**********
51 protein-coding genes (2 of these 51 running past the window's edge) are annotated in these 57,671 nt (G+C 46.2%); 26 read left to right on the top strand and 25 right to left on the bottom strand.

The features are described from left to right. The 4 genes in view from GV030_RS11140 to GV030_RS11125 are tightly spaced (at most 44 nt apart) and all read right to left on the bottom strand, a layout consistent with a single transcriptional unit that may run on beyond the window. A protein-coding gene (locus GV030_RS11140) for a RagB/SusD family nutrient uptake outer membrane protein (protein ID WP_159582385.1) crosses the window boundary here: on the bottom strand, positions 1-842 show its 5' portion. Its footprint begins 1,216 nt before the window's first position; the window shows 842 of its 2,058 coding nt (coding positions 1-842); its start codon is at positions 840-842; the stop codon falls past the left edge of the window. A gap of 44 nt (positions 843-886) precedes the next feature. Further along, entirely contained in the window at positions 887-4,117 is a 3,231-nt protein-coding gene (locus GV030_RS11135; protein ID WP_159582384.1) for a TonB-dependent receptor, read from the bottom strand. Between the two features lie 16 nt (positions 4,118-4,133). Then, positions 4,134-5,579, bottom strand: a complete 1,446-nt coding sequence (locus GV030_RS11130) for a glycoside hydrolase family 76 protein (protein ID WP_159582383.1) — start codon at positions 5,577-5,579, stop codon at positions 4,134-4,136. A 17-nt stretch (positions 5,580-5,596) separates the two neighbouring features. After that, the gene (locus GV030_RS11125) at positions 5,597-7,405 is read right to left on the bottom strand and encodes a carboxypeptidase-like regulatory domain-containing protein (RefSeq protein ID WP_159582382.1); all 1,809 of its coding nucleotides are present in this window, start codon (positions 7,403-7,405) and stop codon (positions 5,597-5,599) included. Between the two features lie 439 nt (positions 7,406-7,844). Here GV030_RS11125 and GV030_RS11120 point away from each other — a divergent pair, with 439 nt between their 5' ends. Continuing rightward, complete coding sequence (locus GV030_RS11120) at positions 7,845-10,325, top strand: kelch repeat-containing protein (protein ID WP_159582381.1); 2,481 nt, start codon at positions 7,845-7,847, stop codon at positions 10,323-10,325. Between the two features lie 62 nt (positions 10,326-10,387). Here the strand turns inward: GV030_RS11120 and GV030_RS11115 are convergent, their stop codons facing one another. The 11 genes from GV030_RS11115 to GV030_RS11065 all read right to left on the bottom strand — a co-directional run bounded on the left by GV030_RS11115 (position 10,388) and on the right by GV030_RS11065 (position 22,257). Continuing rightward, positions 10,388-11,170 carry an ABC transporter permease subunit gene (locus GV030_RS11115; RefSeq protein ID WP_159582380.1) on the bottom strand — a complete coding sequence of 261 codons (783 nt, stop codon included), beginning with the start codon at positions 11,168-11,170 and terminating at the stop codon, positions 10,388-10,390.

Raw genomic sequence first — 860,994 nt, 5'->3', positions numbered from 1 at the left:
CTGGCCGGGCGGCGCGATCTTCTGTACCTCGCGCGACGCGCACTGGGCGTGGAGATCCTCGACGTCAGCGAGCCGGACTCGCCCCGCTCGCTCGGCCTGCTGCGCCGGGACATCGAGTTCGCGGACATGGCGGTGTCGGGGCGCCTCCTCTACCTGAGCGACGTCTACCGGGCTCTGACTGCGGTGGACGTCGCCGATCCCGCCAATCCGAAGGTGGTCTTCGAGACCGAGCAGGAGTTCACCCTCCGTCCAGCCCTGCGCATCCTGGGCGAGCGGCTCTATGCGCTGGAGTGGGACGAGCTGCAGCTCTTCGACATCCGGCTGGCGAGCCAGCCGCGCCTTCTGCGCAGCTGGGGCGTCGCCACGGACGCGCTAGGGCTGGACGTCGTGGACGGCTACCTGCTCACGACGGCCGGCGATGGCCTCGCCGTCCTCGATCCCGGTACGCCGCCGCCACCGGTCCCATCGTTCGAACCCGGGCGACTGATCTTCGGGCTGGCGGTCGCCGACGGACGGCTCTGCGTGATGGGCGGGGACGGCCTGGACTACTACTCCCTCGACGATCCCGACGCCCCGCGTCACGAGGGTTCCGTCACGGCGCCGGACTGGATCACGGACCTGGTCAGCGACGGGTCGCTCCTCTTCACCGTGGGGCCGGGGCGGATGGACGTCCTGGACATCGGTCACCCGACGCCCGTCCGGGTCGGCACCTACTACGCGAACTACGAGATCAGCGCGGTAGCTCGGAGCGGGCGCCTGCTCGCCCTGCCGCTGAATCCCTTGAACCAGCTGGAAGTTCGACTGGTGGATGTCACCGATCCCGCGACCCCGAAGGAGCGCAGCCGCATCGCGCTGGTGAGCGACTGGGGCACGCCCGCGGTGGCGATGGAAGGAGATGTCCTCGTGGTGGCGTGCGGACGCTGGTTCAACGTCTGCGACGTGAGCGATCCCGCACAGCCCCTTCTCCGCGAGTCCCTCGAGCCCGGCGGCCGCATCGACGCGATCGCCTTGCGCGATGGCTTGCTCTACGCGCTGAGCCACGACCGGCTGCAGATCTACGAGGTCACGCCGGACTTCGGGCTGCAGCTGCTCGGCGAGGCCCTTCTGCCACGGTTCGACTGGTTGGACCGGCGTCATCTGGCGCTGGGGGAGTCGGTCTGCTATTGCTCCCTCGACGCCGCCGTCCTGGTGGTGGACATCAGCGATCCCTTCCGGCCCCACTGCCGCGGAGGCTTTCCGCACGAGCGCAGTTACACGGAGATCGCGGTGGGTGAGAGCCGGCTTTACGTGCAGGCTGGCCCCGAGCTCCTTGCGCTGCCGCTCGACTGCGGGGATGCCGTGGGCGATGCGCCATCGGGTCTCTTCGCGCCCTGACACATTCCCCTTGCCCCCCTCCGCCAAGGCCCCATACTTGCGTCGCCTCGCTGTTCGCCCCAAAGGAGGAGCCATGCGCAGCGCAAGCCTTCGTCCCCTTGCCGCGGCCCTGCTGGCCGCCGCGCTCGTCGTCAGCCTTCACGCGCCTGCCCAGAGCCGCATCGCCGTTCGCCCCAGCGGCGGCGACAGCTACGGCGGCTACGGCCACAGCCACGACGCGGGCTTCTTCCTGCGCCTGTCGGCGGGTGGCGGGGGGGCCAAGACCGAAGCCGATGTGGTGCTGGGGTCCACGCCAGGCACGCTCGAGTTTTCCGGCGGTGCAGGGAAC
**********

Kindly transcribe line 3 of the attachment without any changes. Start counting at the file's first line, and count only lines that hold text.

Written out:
Raw genomic sequence first — 860,994 nt, 5'->3', positions numbered from 1 at the left: